Let me warn all those acting against religious seminaries that they have not succeeded; in fact, they have failed miserably. We are still here to defend these institutions.
How could assorted generals have been allowed to manipulate members of religious groups for their own objectives as you keep claiming? Don’t you think those who kept falling into this trap share the blame?
Religious circles are not all the same. There are people in their ranks who are used by the state to promote jihadi enterprises, and are provided with all the resources necessary, such as money and land cruisers etc. These jihadi leaders incite others to fight for the ‘Holy Cause,’ citing references — often erroneously — from medieval texts and the glories of past Islamic history to spur them on. But they will not go for jihad themselves.
What I have criticised is the way the authorities kill people with alleged links to jihadis in fake encounters, and conveniently label them Taliban or Lashkar-e-Jhangvi affiliates. This is unjust. I am not saying that those taken down were not guilty, but if you eliminate them like this, it will pave the way for more people to join their ranks.
Don’t they remember what happened in East Pakistan, how their atrocities resulted in the break-up of the country?
A few months ago, you were criticised for taking a stand in support of rocker-turned-televangelist Junaid Jamshed. It is said you were selective in your response to charges of blasphemy when they were levelled against Junaid Jamshed.
What Junaid Jamshed did was use objectionable language. He made some reckless comments against Hazrat Ayesha (RA), the wife and companion of the Prophet (PBUH), which can be termed as tauheen-e-Sahaba(insulting the Prophet’s companions). I supported him because what he said was unintentional, and he has apologised for his blunder.
In that case what about that poor Christian mother of two children, Asia Bibi, who was also accused of blasphemy? Don’t you think it is unjust that an illiterate, non-Muslim woman, who has no knowledge of the Islamic reverence for the Prophet (PBUH), is charged with an offence which can result in her execution?
Yes, she can be forgiven, but I am not aware of the details of her case. If I am briefed about the background of the case, and I am convinced she is innocent, I assure you, I will support her.
It is alleged the Jamia Binoria has been involved in the forced conversion of Hindu and Christian girls. There have been several complaints from minority groups about the kidnapping of girls and their conversion. To add insult to injury, some of these girls are already married according to their own religious traditions and cultures. How do you respond to such charges?
We do not get involved in cases of conversion, except for those when girls approach us and express a desire to embrace Islam of their own accord. If they are unmarried and want to study here in the seminary, we keep them in our residential facilities for girls. But we do not provide shelter to married girls, or those who have converted in order to marry a Muslim boy.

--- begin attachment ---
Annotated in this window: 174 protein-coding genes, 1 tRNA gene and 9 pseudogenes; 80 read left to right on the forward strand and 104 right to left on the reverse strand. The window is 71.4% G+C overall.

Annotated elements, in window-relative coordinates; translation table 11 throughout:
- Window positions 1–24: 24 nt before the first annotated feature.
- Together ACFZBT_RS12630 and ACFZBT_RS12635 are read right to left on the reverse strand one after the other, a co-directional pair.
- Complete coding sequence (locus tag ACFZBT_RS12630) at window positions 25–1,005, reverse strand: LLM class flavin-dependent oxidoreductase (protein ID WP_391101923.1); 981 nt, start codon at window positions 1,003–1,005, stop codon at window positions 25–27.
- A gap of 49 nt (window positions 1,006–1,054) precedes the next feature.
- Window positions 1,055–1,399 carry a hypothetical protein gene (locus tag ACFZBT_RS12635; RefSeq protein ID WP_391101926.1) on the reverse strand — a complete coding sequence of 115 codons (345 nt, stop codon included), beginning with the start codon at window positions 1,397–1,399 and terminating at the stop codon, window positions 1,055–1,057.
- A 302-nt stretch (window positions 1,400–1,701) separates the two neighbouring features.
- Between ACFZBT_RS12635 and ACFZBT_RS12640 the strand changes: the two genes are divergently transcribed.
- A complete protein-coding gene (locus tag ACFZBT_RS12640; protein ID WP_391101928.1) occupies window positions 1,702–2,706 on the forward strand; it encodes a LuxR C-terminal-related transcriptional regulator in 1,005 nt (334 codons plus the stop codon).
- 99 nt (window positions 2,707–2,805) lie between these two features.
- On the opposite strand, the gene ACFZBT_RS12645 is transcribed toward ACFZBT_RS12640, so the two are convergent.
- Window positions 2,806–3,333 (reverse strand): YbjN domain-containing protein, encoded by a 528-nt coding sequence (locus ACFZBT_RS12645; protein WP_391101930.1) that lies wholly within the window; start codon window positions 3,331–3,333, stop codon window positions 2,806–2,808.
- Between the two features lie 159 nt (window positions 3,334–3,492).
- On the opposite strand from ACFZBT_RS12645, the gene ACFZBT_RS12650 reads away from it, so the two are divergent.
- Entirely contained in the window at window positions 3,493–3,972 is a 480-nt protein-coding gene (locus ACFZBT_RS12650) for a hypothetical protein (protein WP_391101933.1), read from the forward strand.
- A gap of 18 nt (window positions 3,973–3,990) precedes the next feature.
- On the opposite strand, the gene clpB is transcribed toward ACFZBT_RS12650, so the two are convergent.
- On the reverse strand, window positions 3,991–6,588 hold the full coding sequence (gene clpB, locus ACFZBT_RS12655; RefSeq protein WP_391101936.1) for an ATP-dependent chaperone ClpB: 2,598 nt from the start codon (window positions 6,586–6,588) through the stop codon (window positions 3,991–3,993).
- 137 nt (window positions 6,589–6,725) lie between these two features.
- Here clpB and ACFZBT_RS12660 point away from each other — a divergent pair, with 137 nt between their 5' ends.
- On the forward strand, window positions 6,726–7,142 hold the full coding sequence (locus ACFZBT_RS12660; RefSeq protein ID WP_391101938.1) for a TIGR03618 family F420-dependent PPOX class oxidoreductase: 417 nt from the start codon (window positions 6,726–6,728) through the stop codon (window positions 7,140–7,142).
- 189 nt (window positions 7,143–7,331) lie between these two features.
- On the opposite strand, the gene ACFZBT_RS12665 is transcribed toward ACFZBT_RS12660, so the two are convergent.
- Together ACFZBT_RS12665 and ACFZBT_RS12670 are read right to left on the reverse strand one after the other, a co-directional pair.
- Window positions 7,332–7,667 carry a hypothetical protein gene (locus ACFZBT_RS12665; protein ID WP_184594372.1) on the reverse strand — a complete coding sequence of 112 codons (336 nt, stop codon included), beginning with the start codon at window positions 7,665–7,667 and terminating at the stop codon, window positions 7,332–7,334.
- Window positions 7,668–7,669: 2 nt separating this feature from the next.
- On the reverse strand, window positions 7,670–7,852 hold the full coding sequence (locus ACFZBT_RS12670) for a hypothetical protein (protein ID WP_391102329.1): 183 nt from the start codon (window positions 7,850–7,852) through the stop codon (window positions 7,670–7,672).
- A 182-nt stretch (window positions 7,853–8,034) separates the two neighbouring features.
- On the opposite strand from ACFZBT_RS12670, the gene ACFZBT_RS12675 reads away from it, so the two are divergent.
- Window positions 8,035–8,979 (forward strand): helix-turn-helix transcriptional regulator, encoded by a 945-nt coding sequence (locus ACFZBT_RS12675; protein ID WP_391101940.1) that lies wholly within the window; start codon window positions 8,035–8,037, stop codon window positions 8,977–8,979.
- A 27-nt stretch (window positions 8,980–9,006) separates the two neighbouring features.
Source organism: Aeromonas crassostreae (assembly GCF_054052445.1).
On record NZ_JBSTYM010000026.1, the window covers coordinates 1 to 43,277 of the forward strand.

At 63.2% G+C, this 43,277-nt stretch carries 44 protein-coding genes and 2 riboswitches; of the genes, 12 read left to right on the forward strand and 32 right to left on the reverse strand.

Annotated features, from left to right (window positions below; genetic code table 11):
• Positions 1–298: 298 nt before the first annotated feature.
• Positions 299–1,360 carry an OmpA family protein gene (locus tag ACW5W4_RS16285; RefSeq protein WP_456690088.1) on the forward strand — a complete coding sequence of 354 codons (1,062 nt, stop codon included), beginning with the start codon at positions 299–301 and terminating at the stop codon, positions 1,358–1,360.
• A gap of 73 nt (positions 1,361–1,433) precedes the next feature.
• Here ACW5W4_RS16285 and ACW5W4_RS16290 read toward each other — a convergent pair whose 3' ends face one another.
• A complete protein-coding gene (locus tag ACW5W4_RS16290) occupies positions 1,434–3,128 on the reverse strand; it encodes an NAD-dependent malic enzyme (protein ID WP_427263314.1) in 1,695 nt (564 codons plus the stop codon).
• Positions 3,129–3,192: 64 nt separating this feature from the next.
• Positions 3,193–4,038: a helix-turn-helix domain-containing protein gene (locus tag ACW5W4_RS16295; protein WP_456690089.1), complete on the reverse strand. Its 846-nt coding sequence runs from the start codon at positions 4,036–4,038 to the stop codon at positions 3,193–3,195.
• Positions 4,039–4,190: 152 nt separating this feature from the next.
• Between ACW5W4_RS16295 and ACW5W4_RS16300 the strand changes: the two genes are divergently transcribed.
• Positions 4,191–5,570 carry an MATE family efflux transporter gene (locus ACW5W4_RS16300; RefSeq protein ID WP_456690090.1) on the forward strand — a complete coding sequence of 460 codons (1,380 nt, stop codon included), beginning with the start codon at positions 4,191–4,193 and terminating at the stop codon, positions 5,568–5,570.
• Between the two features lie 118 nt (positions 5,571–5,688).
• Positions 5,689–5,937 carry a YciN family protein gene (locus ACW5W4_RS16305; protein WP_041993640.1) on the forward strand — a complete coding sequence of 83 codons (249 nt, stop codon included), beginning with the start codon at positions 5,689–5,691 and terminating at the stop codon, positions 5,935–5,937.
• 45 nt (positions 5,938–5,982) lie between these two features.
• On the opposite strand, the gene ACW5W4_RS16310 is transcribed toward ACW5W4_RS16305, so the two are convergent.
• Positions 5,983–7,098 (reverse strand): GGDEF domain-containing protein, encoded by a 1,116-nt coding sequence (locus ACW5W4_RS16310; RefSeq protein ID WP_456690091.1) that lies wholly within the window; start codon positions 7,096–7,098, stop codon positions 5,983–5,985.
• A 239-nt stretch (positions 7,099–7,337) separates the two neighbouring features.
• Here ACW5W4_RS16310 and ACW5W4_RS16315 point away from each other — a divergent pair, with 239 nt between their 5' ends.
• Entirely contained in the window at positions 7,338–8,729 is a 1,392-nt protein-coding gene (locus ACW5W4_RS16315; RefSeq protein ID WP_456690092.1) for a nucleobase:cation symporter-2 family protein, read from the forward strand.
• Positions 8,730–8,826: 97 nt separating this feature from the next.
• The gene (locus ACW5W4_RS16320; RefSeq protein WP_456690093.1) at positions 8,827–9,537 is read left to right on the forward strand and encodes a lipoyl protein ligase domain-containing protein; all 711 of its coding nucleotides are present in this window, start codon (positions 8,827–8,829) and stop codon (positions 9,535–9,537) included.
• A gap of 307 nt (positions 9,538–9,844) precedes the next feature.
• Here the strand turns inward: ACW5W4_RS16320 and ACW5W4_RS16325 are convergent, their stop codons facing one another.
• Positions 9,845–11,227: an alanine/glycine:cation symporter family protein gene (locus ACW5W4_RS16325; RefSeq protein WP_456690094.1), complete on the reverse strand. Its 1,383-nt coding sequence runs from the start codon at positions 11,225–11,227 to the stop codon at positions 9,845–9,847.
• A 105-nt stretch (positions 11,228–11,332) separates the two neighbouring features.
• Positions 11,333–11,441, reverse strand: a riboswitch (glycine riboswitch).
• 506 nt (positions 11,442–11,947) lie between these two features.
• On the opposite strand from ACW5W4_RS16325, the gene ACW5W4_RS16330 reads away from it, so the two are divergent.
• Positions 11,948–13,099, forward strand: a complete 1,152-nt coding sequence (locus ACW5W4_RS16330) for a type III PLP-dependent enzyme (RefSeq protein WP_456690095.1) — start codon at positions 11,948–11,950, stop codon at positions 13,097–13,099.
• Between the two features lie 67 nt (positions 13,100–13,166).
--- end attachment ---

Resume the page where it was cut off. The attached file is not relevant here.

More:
Social media was recently abuzz with your expression of support for the Profile For Peace initiative launched by people on both sides of the India-Pakistan border. Pictures of you with placards carrying the text `I am a Pakistani, I don’t hate India, I am not alone,’ accompanied by your students, were posted on the Jamia Binoria Facebook page. Is this part of the age-old Deobandi soft stance on India, or does this owe to something else?
I thought any sane person would understand that we have achieved nothing from fighting three wars, from almost seven decades of enmity. So I believe people from both countries should come closer. After all, there are scores of families who are split between the two states, and are at the receiving end of the hostile environment. I am against the Indian state and government, but the people of India have nothing to do with that.
Recently, some religious groups in Karachi, especially those from the Deobandi school of thought, members of the Tableeghi Jamaat and those associated with various seminaries, were hit by reports of a financial scam involving them and Modaraba companies. Your seminary was, in fact, in the forefront of this business. Reportedly virtually every member of your institution has invested his/her own money in such schemes, or taken money from others to invest in those companies. Resultantly, hundreds of people in Karachi have been deprived of billions of rupees. Would you coment?
Let me clarify this. The Modaraba business was run by people who were not associated with the Jamia Binoria for the last seven or eight years. When this scandal broke, we called all Karachi’s ulema here. In 2012, we had already pasted written clarifications on all three gates of the seminary and run an ad campaign in the newspapers that clearly stated the Jamia Binoria had nothing to do with this business. I also took written affidavits from the academic staff that they would not invest other peoples’ money in such businesses. If they wanted to invest their own money however, we had nothing to do with that.
The central character behind this scam, Shafeeq ur Rehman, has come out on bail. You can ask him if I had invested in his business. The propaganda against me and Jamia Binoria is led by a single Urdu local newspaper, which probably has its own ulterior motives in this affair. If I had been involved, I would have been investigated by many agencies looking into this scam.
What is the rationale behind pledging support to PPP candidates in the local government polls?
Local bodies are for resolving problems faced by people regarding things like roads, infrastructure, the provision of public utilities, etc. They have not been given a mandate to amend the constitution or make laws. Since the PPP is in the provincial government and in a position to get funds allocated for development, we pledge our support to them with the hope that they will get these issues resolved. These are local bodies’ polls, not a war between good and evil!
This interview was originally published in Newsline’s December 2015 issue.
Ali Arqam main domain is Karachi: Its politics, security and law and order